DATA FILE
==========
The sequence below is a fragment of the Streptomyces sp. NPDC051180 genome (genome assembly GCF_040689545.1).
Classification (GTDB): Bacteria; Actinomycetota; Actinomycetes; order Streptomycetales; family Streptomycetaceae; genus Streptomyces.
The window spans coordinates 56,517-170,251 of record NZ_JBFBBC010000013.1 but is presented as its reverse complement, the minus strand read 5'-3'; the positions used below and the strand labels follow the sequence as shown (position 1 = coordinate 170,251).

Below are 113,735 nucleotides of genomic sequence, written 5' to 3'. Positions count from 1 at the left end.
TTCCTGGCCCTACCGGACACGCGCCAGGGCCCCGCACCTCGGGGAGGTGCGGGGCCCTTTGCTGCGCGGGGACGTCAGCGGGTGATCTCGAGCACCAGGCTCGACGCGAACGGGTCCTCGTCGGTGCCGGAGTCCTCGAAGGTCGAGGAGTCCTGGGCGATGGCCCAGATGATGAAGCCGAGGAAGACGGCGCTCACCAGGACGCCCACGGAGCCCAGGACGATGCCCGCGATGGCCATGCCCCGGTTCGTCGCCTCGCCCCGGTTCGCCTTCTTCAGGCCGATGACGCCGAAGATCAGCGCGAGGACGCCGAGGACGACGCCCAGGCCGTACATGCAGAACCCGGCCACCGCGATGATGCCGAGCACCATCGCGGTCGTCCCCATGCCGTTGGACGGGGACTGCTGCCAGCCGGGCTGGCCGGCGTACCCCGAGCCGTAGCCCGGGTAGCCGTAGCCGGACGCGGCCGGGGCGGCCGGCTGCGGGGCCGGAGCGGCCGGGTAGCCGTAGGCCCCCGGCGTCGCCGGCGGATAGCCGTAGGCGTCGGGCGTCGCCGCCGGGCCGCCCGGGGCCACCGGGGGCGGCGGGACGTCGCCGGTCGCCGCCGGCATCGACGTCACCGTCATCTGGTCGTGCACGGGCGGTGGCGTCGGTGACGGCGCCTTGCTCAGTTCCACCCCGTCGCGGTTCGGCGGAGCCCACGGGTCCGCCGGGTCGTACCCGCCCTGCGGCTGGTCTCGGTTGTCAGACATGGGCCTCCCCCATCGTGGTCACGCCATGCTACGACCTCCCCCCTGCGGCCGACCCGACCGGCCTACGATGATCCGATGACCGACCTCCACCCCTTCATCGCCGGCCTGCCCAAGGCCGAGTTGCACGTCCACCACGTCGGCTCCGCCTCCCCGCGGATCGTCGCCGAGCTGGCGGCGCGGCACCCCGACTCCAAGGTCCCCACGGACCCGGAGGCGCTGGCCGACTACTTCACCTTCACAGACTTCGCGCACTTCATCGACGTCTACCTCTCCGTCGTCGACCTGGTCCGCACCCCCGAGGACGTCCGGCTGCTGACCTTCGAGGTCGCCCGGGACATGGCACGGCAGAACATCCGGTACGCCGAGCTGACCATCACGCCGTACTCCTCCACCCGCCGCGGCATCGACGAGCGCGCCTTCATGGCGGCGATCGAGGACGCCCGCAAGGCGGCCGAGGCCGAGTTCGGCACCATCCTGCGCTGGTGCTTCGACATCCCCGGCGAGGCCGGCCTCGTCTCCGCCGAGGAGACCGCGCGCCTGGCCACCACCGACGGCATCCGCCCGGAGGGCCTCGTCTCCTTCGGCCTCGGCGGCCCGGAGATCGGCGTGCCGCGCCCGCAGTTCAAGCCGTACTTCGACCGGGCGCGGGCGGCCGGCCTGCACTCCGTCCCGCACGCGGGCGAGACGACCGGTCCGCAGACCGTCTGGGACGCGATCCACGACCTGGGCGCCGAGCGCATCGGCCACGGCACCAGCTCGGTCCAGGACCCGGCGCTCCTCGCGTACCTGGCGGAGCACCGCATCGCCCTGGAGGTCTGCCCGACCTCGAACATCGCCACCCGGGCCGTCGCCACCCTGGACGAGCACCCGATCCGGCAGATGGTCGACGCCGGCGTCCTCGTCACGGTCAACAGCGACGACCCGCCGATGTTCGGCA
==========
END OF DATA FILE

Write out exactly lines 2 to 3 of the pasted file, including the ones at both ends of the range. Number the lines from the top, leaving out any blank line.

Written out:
Classification (GTDB): Bacteria; Actinomycetota; Actinomycetes; order Streptomycetales; family Streptomycetaceae; genus Streptomyces.
The window spans coordinates 56,517-170,251 of record NZ_JBFBBC010000013.1 but is presented as its reverse complement, the minus strand read 5'-3'; the positions used below and the strand labels follow the sequence as shown (position 1 = coordinate 170,251).